Note Taking at Disciplinary Hearings

Note taking at disciplinary hearings can be quite difficult, especially when faced with a complex disciplinary hearing. It can be difficult to keep track of what is been said, decide what to ask next and remember to keep accurate notes as you go along. So having another member of staff, or independent person, present at the hearing to take notes allows the person leading the hearing to totally concentrate on the process and the explanations the employee provides.

UPDATES

This page was firstly published on 24 September 2012 and the last update was 6 September 2021.

Why is Note Taking at Disciplinary Hearings Important?

The notes will be referred to as an accurate reflection of what was discussed during the hearing. They could be referred to at the appeal hearing and in defending any resulting Employment Tribunal claim. Tribunals often pay close attention to the notes that were taken during the investigation, hearing and appeal.

The ACAS Code of Practice on Disciplinary and Grievance Procedures doesn’t specify what information should be included in formal records of meetings. These are my Top Tips to getting it right.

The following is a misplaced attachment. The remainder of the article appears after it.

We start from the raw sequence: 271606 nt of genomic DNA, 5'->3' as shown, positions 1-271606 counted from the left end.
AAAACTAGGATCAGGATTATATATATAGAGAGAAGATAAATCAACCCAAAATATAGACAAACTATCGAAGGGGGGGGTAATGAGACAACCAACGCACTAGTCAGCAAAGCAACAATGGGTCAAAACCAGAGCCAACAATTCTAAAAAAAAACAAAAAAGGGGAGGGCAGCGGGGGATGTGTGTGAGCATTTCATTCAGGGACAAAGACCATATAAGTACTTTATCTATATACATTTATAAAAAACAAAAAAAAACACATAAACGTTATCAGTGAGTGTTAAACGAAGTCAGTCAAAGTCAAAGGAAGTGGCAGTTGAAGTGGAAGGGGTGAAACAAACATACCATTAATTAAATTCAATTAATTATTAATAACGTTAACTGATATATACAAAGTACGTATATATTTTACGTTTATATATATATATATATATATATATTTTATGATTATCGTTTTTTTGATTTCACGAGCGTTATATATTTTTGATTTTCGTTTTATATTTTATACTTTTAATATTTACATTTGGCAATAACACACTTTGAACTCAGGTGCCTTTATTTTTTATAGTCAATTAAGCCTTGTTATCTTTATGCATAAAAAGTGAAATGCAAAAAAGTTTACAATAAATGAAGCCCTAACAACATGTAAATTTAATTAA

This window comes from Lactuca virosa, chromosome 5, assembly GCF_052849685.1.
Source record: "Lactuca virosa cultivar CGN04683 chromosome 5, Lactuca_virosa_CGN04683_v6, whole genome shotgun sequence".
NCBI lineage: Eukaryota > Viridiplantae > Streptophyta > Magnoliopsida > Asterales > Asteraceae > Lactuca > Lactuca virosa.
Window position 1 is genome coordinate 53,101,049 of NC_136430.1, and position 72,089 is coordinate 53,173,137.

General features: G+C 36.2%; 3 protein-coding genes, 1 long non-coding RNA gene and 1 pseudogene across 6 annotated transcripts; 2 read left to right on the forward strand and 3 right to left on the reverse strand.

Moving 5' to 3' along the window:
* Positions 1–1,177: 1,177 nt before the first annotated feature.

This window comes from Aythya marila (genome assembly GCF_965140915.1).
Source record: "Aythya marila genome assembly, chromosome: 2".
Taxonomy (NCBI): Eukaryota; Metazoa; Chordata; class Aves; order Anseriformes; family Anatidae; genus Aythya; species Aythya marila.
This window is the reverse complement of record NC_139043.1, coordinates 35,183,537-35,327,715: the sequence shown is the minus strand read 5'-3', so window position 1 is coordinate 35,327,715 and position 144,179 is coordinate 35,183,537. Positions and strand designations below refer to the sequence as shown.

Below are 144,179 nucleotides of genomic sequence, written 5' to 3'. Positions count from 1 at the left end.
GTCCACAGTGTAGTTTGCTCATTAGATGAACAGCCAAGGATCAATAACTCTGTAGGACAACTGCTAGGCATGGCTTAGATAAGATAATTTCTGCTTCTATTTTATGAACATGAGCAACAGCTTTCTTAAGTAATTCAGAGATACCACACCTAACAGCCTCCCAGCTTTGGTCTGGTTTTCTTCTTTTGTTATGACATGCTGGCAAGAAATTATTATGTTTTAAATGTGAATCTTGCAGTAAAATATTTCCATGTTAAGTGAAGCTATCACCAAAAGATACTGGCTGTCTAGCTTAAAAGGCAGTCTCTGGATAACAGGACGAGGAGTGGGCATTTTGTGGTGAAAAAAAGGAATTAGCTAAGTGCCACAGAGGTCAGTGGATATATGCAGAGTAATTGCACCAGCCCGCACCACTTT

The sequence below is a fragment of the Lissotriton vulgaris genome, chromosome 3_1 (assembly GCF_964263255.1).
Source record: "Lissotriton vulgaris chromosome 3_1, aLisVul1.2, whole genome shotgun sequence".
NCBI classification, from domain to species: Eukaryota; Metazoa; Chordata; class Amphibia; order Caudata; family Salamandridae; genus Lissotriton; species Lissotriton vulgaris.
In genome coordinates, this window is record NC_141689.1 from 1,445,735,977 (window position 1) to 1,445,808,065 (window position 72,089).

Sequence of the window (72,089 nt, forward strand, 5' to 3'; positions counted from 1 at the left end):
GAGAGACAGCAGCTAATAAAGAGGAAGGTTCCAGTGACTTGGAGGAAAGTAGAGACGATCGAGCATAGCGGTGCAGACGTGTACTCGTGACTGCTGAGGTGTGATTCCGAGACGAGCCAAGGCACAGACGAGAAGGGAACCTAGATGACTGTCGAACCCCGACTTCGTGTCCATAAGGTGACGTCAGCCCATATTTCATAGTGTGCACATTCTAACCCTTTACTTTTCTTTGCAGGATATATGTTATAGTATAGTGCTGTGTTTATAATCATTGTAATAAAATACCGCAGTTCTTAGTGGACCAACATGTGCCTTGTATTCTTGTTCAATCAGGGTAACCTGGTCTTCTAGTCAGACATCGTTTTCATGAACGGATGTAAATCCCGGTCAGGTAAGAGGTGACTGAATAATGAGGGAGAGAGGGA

Choosing a Note Taker

The person you choose must be independent i.e. not connected in any way to the issues at the heart of the disciplinary proceedings.

Choosing Appropriate Tools

Traditionally notes have always been hand written, using abbreviations is fine so long as appendix noting each abbreviation is included. Shorthand would not be appropriate as the employee would not be able to read that back to check for accuracy at the end of the hearing.

Laptops are been increasingly used to create notes. Listening to the meeting while creating a written record then typing up the notes so they are legible is double the work, so just type them in the first place. Audio or video recordings are also common as a back-up to the notes.

You need to determine which method is going to work best for you and the business.

Top Tips
Make sure you have sufficient paper, I usually take a new A4 lined notebook, and plenty of spare pens or pencils.

If you are making an audio or video recording make sure you have permission from everyone present before the meeting starts. Check your audio or video equipment in advance, and make sure you have enough batteries and extension cords. If you will be using a laptop, make sure to bring every accessory you’ll need. Check your volume level by walking around the room and experimenting with audio. (During the meeting you may have to adjust the volume if one of the speakers is soft-spoken.)

Some additional materials to bring: sticky notes, highlighters, a red pen, extra pens and note pads for others attending the meeting, any necessary file folders and meeting handouts.
Make sure you have a copy of the agenda—and bring extra copies, in the event the meeting chair forgets to bring them.

Determine Who Will Sit Where

Ideally, the note taker should sit near the chairperson. That way, they can more easily signal the chair if they need clarification and it’s easier for them to quietly say quietly something like, “Oh, did you capture that? What Bill just said was really important.”

What Should be Recorded?

  • Date, time and location of the hearing
  • Names and job titles of those present at the hearing